One aspect of culture that can affect our experience of culture shock is space. People relate to space in different ways. This is true on both a personal and cultural level.
Let me give you two examples:
Los Angeles. When I first moved to Southern California, I thought: where are all the people? I knew people used their cars much more than where I’d been living before, but until that moment I hadn’t understood that there’s a (completely logical) flip side to that coin: If you’re sitting in your car, you’re not walking. Obvious. But it also meant that the sidewalks looked empty and lifeless to me. It felt de-stabilizing, like the collective energy of people going about their daily lives was drained away, absorbed by miles of asphalt. This, in addition to the low buildings, huge lanes and wide open spaces felt liberating but they could sometimes also feel like a void. A void that at times seemed filled with the concept of personal space.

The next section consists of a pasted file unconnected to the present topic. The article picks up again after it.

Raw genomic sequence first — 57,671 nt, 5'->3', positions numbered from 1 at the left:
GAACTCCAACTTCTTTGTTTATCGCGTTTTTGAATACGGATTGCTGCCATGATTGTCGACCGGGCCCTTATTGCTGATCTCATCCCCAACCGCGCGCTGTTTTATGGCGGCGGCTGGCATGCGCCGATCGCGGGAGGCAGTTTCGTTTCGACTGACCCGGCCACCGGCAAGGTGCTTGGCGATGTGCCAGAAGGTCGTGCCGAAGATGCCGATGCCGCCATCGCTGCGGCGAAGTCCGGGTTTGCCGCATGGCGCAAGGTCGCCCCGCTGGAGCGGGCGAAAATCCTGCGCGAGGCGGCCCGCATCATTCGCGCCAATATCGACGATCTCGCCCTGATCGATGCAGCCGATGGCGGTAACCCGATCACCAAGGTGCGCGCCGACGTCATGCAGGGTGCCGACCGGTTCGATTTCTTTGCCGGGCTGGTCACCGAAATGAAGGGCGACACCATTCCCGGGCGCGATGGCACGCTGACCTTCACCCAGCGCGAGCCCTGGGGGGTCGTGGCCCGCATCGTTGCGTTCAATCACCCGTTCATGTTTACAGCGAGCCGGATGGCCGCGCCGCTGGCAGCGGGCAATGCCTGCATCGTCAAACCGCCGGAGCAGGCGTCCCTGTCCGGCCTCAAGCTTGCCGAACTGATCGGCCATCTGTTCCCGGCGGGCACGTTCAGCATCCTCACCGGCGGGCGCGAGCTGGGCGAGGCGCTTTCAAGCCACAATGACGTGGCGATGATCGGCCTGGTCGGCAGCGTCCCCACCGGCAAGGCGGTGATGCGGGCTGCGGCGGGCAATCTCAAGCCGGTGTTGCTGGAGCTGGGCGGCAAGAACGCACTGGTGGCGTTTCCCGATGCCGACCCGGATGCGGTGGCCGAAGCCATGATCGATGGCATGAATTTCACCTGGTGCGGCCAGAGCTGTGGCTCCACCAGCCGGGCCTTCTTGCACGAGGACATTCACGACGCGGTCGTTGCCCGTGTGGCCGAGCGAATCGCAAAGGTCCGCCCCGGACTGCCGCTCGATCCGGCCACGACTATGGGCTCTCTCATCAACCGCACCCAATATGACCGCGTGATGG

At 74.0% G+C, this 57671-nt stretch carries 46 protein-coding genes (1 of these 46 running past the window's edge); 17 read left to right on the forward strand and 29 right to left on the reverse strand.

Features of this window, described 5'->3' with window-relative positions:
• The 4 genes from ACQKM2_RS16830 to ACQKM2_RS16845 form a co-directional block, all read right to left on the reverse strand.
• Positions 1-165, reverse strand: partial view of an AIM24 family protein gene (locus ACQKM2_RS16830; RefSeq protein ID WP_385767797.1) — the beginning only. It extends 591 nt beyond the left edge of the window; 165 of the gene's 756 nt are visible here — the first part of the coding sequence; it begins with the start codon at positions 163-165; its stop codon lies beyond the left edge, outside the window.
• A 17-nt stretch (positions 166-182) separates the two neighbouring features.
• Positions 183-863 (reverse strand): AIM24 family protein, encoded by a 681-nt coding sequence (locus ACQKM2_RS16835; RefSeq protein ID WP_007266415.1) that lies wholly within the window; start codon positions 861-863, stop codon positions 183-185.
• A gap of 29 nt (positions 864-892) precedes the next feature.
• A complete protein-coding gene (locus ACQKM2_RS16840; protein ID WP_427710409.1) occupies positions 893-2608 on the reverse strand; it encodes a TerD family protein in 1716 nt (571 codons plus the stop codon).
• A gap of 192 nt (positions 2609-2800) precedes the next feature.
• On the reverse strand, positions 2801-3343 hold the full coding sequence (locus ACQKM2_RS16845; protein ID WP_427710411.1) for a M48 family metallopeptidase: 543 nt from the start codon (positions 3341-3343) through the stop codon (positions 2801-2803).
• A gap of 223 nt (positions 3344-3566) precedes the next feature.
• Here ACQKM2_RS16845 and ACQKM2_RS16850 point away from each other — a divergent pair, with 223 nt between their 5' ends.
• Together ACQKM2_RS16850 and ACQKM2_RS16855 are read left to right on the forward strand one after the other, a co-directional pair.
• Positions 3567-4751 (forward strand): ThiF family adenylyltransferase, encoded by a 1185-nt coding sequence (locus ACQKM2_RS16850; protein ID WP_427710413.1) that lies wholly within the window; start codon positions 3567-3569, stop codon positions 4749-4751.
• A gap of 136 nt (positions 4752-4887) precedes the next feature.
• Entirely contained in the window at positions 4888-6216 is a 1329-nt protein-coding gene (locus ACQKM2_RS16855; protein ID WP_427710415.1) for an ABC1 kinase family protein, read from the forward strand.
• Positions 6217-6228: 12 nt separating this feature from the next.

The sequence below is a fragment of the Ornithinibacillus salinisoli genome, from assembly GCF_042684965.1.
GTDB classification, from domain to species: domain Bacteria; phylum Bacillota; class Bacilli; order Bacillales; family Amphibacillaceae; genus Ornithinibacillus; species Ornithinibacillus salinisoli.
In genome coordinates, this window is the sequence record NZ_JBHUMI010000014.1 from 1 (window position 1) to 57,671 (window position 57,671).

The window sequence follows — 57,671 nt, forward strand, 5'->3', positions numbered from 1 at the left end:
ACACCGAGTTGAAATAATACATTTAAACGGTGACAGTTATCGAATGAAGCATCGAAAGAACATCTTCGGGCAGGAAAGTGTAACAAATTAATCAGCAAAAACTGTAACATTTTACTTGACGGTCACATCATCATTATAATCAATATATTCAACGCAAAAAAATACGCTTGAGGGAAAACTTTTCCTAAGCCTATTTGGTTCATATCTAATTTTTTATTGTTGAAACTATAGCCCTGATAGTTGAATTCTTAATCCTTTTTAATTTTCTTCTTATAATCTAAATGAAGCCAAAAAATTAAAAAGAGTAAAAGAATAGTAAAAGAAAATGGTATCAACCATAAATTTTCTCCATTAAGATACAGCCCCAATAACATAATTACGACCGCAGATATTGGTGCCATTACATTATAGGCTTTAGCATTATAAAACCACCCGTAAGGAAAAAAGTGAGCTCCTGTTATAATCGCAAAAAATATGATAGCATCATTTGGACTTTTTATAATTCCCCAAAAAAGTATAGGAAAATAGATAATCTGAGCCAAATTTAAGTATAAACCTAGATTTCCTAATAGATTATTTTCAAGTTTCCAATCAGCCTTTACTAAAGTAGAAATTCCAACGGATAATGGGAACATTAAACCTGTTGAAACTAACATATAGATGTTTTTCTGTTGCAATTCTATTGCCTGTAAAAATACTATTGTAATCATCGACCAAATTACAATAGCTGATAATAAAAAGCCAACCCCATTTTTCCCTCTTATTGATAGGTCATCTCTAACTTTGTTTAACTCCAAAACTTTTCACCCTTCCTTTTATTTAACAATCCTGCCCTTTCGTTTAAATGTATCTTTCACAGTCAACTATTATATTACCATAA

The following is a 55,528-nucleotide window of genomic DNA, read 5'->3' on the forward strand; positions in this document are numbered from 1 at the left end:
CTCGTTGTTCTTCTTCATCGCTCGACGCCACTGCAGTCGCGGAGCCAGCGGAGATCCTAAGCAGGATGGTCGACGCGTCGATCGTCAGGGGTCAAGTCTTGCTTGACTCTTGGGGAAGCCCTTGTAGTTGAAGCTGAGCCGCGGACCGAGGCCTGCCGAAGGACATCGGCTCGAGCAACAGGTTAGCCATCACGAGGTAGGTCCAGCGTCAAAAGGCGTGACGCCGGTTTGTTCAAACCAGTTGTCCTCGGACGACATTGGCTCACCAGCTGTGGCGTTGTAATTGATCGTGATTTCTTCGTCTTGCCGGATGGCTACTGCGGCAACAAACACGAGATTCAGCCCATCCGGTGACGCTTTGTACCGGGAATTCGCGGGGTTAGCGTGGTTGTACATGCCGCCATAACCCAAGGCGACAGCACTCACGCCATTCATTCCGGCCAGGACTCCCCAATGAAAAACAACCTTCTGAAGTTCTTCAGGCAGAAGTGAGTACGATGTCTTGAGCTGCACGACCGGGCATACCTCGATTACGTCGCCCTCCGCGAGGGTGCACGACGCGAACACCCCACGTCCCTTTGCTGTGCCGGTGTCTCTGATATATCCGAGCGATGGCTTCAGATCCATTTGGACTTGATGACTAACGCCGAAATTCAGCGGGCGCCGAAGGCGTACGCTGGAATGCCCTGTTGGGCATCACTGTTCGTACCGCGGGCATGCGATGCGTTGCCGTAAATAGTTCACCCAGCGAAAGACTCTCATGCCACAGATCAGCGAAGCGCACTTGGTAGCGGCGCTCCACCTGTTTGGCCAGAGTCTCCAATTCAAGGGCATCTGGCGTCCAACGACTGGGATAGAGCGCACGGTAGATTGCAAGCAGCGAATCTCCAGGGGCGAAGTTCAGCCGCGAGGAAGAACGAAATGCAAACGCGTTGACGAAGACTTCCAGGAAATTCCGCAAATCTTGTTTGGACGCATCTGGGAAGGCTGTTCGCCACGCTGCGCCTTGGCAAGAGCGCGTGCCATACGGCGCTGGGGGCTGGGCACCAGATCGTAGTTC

Singapore. In Singapore the lesson I learned about space was different. One day, I tried to get to the customer services counter to return an item I had bought. It was like a giant huddle. If you wanted to reach the customer service counter, you had to join the huddle. By the time I reached the counter and a customer service representative noticed me, people were leaning on my back, my arms (on both sides) and craning their necks around me to get the attention of said representative. There was no expectation of privacy to handle money or explain why you were returning a product. Not that it was necessary but I’m just not a fan of handling money in front of a crowd.
So regardless of country, here are a few things to think about when we experience culture shock: our experience of this (for us) new relation to space, our understanding of our own relation to space (back home) and processing both to develop a new way of relating to our surroundings.
For tips on how to handle this, take a look at Culture Shock – A Practical Guide.